Today, we learned from the official Braves’ Twitter account that the Atlanta Braves decided to decline the option on Reed Johnson, and instead decided to cut him a check for a mere $150,000.00, and release him to free agency. If the Braves had decided to to accept the option on Johnson, it would have cost the Braves $1.6 million, which is not too much money, but apparently was more than the organization wanted to spend to keep Reed.
Even with declining the option on Johnson, we may not have seen the last of him. Just a few hours ago, David O’Brien tweeted the following regarding the departing Johnson:
#Braves Wren said declining option on Reed Johnson doesn’t preclude them from possibly talking to him again later about returning.
— David O’Brien (@ajcbraves) November 4, 2013
That much is obvious, and while it’s certainly true that we could see Johnson back in a Braves’ uniform at some point down the road, I don’t expect it. Why? Because Reed Johnson, even at 37 years old, is a seasoned and talented outfielder, a reliable bench player, and a solid bench bat. Despite his increasing age, Reed Johnson is in good shape physically (aside from his aching, but mostly healed Achilles, which should completely resolve itself in the off-season), and there will be a team that will snatch him up for depth off the bench. Reed may well be one of those players, among more than I can count, that left the Braves and then went on to put up good numbers with another organization.
Johnson’s playing time this past season was greatly reduced, due to a few injuries yes, but mostly because of the arrival in Atlanta of the Upton brothers, and the Braves’ desire to have Evan Gattis play as much as possible, even if considerably wobbly at doing so in left field. As a result of all that, Johnson wasn’t able to put up the numbers we might normally expect from him. This season, in just 136 plate appearances, Reed put up a line of just .244/.311/.341, very similar to his 2012 season where he put up a line of .270/.305/.320 in just 105 plate appearances.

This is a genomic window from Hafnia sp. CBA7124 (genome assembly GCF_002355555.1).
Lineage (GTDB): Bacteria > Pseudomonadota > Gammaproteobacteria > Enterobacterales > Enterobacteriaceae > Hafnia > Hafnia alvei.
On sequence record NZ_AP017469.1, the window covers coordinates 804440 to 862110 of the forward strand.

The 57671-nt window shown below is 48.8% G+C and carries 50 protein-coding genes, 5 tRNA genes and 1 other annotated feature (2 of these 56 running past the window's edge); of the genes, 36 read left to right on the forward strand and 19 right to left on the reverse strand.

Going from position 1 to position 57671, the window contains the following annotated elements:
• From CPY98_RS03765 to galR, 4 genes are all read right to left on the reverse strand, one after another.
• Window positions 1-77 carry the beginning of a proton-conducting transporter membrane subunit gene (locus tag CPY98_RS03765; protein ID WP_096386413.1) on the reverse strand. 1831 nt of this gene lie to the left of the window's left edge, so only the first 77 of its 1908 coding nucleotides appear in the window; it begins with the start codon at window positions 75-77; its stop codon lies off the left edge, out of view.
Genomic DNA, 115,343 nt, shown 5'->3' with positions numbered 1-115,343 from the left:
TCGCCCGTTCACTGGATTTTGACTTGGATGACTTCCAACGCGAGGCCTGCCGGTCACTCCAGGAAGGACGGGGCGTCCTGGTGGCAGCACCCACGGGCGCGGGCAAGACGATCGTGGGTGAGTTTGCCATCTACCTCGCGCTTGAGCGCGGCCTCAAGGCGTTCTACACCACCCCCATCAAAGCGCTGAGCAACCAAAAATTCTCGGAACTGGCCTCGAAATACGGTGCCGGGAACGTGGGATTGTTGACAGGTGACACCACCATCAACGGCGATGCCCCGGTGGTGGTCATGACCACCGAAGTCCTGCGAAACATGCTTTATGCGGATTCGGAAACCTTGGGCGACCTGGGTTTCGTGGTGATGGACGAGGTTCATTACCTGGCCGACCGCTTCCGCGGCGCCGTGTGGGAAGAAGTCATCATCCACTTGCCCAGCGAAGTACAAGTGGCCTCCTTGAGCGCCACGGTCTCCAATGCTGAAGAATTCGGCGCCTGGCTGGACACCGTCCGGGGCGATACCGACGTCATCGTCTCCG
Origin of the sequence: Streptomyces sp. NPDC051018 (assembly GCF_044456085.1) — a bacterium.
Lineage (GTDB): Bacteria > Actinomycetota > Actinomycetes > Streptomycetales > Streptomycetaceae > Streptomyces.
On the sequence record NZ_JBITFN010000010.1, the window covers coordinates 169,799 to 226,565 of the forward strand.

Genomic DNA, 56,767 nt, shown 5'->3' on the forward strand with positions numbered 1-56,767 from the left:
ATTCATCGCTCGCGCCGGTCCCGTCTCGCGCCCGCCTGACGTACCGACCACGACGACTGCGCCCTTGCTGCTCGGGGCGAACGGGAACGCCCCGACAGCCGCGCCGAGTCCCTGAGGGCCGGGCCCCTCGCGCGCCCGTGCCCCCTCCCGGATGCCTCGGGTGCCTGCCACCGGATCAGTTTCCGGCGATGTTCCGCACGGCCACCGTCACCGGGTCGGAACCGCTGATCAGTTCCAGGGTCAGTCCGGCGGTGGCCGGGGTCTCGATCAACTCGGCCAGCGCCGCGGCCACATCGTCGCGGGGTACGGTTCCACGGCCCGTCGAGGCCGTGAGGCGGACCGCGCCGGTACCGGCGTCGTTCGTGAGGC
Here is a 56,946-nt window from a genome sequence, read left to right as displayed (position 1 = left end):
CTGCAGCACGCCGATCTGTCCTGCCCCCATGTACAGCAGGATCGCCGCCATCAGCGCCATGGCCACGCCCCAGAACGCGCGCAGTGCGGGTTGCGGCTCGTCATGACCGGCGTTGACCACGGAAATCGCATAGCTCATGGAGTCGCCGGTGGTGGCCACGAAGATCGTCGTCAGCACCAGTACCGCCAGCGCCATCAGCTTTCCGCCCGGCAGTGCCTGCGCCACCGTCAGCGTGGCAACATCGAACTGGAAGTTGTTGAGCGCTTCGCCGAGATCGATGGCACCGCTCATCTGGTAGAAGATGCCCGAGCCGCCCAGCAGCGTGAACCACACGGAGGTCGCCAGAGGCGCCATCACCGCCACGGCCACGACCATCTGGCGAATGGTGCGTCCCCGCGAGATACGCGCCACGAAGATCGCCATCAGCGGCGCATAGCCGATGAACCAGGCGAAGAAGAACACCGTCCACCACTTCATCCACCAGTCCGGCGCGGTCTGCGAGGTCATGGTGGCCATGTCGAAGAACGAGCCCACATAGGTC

Even with Johnson’s decline in numbers, somewhat because of his reduction in playing time of course, Reed was still a valued bench player with some positives the Braves are likely to miss. His ability to hit lefties was one of those positives. Even with his overall decline in numbers, Reed still managed to hit .291 against lefties (.288 against lefty starters), and his numbers also show that when he’s patient and gets ahead of a pitcher, he’s a difficult out! Couple that together with his ability to play well in all outfield positions, and the Braves may have lost a quality player off the bench.
The Braves will do fine with Joey Terdoslavich, who is likely the guy to fill Reed’s vacated role, but there’s a great deal to said for the experience alone of a player like Reed Johnson. I’m curious how other fans feel about losing Reed Johnson. Take our poll below, and feel free to share your comments as well.